It’s heirloom tomato season and I’ve been waiting patiently. We just returned from the farmer’s market where I bought some delicious sun-ripened tomatoes, fresh basil, and a loaf of yummy bread. Were the tomatoes I purchased the prettiest of the lot and blemish free? You gardeners already know the answer. Of course not. But they were way more flavorful, juicier and delicious than any grocery tomato by a long shot. Those “fake tomatoes” are dry, mushy and useless to spend money on. Eventually, and it may take a while, fresh produce customers figure out that it’s much better to wait until the “real ones” are mature and ready. For sure those kinds of veggies are well worth the wait. You get the idea. (Parents, feel free to use this analogy in other ways )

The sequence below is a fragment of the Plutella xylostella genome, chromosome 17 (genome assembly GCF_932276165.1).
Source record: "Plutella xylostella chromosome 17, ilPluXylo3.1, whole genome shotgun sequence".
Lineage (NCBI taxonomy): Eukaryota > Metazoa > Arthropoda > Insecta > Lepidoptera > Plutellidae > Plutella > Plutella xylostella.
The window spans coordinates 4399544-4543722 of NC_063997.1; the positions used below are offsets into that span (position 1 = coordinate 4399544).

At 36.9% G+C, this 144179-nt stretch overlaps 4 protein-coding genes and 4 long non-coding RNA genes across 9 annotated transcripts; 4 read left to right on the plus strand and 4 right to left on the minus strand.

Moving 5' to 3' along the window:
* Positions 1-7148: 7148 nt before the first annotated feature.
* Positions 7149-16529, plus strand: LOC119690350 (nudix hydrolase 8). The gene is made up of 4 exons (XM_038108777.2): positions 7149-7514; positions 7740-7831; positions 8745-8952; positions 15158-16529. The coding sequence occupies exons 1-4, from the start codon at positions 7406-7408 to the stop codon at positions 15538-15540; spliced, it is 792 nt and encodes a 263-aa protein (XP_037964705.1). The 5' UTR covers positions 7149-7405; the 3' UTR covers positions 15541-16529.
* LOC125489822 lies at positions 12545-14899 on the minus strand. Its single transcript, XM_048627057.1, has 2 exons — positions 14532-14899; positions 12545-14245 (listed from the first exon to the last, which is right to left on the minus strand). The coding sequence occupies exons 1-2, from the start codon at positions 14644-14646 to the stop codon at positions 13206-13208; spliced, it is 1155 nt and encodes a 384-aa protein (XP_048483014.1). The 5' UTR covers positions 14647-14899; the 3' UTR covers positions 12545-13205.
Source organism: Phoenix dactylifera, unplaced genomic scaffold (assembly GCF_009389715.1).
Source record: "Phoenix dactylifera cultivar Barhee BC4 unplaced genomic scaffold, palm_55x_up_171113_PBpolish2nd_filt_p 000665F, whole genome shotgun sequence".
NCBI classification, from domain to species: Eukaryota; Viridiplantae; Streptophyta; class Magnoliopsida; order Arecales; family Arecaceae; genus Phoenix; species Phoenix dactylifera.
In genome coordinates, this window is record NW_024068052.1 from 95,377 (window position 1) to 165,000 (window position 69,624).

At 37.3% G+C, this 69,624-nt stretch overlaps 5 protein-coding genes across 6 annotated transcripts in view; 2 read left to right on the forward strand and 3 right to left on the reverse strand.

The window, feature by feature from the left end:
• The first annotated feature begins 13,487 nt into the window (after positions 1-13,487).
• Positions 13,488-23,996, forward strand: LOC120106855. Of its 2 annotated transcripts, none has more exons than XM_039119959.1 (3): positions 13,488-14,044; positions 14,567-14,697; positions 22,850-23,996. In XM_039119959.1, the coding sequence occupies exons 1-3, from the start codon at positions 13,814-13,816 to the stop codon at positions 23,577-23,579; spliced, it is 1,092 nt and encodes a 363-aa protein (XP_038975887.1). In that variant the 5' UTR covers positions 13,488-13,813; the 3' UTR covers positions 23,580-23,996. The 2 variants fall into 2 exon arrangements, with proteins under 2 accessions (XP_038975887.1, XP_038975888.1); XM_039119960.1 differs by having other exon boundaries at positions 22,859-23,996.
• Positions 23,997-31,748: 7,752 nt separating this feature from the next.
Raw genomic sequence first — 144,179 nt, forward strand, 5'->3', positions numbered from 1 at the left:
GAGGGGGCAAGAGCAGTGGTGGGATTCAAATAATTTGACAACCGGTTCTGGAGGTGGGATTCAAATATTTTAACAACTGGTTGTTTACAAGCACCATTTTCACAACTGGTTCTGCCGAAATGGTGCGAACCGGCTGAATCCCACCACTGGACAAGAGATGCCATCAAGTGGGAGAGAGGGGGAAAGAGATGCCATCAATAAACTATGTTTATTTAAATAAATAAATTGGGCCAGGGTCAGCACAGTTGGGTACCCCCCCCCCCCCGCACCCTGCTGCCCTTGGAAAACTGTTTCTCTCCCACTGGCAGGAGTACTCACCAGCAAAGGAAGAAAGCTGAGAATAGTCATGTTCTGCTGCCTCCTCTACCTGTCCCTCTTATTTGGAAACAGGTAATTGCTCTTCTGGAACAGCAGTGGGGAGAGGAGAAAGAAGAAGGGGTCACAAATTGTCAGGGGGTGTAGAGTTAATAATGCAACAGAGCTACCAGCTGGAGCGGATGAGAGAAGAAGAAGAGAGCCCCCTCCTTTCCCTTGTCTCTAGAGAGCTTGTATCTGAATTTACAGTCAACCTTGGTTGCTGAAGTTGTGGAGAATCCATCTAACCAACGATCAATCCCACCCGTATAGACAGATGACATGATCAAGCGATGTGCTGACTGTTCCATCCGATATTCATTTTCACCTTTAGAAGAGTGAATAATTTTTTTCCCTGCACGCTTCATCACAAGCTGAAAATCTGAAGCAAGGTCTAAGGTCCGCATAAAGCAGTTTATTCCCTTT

On a lighter note, below is a one of my favorite recipes for Heirloom Tomato Pie. It’s quick, easy, and a great summer dish served with salad and a glass of ice tea.

This summer, let’s all try and be a bit more real, even if that means being a little uncomfortable. When friends ask how you’re doing, don’t be so quick, to reply, “Oh, I’m fine. Just fine.” Give yourself a break. Be real. Choose real friends who willingly share with you. Don’t take that blessing lightly. I can promise you they know about my bottle-blondeness. Sigh.